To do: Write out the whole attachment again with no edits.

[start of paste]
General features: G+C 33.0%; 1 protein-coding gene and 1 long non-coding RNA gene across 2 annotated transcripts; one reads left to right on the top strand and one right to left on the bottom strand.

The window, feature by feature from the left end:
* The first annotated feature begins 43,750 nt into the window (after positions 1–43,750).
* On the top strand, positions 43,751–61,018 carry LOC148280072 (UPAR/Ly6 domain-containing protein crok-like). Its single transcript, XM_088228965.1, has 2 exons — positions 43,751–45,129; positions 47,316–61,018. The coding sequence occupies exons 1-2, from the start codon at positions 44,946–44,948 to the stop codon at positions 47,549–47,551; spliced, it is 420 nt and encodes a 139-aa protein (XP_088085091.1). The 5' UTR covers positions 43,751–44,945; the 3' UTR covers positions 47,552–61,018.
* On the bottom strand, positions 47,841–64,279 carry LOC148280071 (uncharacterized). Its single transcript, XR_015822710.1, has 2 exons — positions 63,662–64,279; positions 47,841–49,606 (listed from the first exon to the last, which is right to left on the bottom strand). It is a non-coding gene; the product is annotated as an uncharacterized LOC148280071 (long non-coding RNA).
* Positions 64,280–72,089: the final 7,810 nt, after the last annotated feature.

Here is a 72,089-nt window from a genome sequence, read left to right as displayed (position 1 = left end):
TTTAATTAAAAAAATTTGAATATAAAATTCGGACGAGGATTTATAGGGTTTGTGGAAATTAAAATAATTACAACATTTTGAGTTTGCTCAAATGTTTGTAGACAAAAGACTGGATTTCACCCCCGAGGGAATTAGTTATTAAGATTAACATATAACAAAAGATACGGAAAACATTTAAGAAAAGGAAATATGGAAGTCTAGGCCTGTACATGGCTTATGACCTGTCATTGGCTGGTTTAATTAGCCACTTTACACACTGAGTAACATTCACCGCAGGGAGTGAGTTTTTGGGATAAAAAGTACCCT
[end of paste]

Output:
General features: G+C 33.0%; 1 protein-coding gene and 1 long non-coding RNA gene across 2 annotated transcripts; one reads left to right on the top strand and one right to left on the bottom strand.

The window, feature by feature from the left end:
* The first annotated feature begins 43,750 nt into the window (after positions 1–43,750).
* On the top strand, positions 43,751–61,018 carry LOC148280072 (UPAR/Ly6 domain-containing protein crok-like). Its single transcript, XM_088228965.1, has 2 exons — positions 43,751–45,129; positions 47,316–61,018. The coding sequence occupies exons 1-2, from the start codon at positions 44,946–44,948 to the stop codon at positions 47,549–47,551; spliced, it is 420 nt and encodes a 139-aa protein (XP_088085091.1). The 5' UTR covers positions 43,751–44,945; the 3' UTR covers positions 47,552–61,018.
* On the bottom strand, positions 47,841–64,279 carry LOC148280071 (uncharacterized). Its single transcript, XR_015822710.1, has 2 exons — positions 63,662–64,279; positions 47,841–49,606 (listed from the first exon to the last, which is right to left on the bottom strand). It is a non-coding gene; the product is annotated as an uncharacterized LOC148280071 (long non-coding RNA).
* Positions 64,280–72,089: the final 7,810 nt, after the last annotated feature.

Here is a 72,089-nt window from a genome sequence, read left to right as displayed (position 1 = left end):
TTTAATTAAAAAAATTTGAATATAAAATTCGGACGAGGATTTATAGGGTTTGTGGAAATTAAAATAATTACAACATTTTGAGTTTGCTCAAATGTTTGTAGACAAAAGACTGGATTTCACCCCCGAGGGAATTAGTTATTAAGATTAACATATAACAAAAGATACGGAAAACATTTAAGAAAAGGAAATATGGAAGTCTAGGCCTGTACATGGCTTATGACCTGTCATTGGCTGGTTTAATTAGCCACTTTACACACTGAGTAACATTCACCGCAGGGAGTGAGTTTTTGGGATAAAAAGTACCCT